The man cursed his ill-fortune; the others laughed. "All the same," he cried, "if you play me false you'll laugh on the other side of your faces!"
"Tut, tut, Martin!" they jeered in answer. "Have no fear!" And they scarce made a secret of their intention to cheat him.
The four turned, laughing, and plunged into the undergrowth which clothed the hill. Still their course could be traced by the snapping of dry sticks, the scramble of a horse on a steep place, or the scared notes of blackbirds, fleeing low among the bushes. Slowly Martin's eyes followed their progress along the hill, and as his eyes moved, he moved also, foot by foot, through the brook, glaring, listening, and now and then muttering threats in his beard.
Had he glanced round once, however impatiently, and seen the pale face and feverish eyes at his elbow, he had taken the alarm. Charles knew that the thing must be done now or not at all; and that there must be one critical moment. If nerve failed him then, or the man turned, or aught happened to thwart his purpose midway, he had far better have left the thing untried.
Now or not at all! He glanced over his shoulder and saw the sun shining on the flat rushy plat beyond the ford, which the horses' feet had fouled while their riders debated. He saw no sign of Vlaye coming up, nor anything to alarm him. The road was clear were he once free. Martin's horse had stepped from the water, his own was in act to follow, his guard sat, therefore, a little higher than himself; in a flash he stooped, seized the other's boot, and with a desperate heave flung him over on the off side.
He clutched, as the man fell, at his reins; they were life or death to him. But though the fellow let them slip, the frightened horse sprang aside, and swung them out of reach. There remained but one thing he could do; he struck his own horse in the hope it would run away and drag the other with it.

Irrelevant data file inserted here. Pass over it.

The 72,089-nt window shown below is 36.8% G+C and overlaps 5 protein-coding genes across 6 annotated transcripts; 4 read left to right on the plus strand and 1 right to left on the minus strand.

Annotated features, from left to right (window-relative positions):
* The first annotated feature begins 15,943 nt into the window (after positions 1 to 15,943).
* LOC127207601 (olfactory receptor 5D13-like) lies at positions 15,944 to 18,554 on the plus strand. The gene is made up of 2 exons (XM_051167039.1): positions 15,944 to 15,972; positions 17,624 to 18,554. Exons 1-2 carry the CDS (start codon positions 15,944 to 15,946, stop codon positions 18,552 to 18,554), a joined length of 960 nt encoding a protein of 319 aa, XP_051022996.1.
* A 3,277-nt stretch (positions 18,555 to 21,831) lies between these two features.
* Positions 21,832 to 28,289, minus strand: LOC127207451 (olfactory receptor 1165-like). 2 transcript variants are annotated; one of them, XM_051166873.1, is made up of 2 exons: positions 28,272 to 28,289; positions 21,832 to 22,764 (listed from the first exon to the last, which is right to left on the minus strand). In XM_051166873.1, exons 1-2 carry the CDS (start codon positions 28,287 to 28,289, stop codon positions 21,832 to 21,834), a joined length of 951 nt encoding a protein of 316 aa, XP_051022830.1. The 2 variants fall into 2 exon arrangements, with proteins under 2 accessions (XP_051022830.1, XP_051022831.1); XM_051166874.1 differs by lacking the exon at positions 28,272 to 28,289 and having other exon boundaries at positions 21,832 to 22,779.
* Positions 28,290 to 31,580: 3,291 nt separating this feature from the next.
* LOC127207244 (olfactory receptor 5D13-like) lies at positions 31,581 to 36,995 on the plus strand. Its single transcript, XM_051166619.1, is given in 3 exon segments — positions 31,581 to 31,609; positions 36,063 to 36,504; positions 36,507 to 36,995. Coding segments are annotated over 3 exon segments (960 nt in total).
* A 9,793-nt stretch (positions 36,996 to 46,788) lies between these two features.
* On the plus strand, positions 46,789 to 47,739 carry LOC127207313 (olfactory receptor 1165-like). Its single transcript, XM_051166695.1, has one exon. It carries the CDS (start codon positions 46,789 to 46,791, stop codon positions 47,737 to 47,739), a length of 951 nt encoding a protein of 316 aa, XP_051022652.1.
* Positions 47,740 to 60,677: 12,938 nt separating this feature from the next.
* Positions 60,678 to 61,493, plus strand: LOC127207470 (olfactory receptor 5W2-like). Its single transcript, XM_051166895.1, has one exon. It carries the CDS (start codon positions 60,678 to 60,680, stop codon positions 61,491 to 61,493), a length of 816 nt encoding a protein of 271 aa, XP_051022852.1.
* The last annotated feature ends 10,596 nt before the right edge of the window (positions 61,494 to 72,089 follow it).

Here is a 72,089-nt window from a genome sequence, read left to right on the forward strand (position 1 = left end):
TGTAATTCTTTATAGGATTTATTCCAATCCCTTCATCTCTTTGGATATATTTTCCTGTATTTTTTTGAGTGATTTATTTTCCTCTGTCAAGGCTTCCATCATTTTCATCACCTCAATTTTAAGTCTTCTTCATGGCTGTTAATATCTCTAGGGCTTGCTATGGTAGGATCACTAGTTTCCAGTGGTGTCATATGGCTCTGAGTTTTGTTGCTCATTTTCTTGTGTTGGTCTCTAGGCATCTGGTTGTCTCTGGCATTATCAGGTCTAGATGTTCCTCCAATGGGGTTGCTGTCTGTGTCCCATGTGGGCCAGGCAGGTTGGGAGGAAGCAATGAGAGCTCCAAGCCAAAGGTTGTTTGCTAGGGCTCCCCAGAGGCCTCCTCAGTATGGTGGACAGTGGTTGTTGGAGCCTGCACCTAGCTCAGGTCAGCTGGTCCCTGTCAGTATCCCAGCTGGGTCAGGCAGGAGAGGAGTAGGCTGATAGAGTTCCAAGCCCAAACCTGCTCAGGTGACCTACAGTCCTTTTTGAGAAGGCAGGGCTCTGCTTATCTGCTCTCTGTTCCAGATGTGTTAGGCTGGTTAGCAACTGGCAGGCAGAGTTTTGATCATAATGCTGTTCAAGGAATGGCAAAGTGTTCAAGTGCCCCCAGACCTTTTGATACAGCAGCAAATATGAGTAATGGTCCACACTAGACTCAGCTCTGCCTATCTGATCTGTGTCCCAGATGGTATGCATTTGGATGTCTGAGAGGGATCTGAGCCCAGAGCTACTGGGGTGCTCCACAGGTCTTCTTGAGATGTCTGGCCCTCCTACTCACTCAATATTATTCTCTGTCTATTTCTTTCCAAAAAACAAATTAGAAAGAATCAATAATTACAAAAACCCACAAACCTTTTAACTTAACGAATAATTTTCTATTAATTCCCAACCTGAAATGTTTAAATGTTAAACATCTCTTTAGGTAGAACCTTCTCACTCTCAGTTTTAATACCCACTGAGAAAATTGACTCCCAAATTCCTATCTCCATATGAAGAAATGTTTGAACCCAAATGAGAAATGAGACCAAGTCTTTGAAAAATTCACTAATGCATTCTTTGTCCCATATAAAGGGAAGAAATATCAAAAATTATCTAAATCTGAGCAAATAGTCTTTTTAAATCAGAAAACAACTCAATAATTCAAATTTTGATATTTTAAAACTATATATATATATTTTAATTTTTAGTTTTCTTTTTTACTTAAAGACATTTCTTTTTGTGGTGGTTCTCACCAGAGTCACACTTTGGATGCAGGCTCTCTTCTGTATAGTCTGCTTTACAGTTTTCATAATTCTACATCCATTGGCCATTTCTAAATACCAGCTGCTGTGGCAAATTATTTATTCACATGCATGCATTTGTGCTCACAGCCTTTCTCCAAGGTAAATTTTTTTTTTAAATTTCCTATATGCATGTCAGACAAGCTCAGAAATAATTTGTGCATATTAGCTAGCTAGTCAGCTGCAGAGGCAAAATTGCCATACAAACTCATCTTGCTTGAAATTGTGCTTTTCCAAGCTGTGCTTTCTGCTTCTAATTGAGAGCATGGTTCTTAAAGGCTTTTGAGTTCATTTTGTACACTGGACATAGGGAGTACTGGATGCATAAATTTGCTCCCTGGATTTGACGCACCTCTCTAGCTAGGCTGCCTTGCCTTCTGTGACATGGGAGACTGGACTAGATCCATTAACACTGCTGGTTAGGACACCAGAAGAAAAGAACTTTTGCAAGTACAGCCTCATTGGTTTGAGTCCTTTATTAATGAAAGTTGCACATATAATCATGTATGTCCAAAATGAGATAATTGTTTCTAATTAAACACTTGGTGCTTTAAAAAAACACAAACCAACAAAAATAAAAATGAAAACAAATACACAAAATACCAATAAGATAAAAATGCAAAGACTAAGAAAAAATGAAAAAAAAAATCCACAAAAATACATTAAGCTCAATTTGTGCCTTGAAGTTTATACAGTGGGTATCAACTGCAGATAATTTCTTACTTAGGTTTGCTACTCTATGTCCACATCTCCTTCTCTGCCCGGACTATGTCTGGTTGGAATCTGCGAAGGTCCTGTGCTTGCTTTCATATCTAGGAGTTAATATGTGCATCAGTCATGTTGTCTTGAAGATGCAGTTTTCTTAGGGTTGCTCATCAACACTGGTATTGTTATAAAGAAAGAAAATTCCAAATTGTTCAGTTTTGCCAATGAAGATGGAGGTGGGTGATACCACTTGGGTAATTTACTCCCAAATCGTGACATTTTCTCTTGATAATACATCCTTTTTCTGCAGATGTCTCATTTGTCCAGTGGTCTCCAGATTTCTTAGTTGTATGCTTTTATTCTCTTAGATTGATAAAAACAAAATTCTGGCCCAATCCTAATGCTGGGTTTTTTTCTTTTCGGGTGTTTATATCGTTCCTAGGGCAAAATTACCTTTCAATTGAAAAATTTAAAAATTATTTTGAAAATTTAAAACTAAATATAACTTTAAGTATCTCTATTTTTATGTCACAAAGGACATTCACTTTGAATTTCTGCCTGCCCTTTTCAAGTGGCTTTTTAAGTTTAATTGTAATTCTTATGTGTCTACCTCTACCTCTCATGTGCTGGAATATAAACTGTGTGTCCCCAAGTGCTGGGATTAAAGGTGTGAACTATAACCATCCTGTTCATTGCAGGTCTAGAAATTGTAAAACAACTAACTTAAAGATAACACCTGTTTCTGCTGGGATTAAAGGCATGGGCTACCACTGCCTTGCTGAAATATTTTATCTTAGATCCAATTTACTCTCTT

But the other, rearing and plunging, backed from him, and the two, pulling in different directions, held their ground until the trooper had risen, run to his horse's head and caught the reins. "Body of Satan!" he panted with a pale scowl; the fall had shaken him. "I'll have your blood for this! Quiet, beast! Quiet!"
In his passion he struck the horse on the head; an act which carried its punishment. The beast backed from him and dragged him, still clinging to the reins, into the brook. In a moment the two horses were plunging about in the water, and he following them was knee deep. Unfortunately Villeneuve was helpless. All he could do was to strike his horse and excite it further. But the man would not let go, and the horses, fastened together, circled round one another until the trooper, notwithstanding their movements, managed to shorten the reins, and at last got his horse by the bit.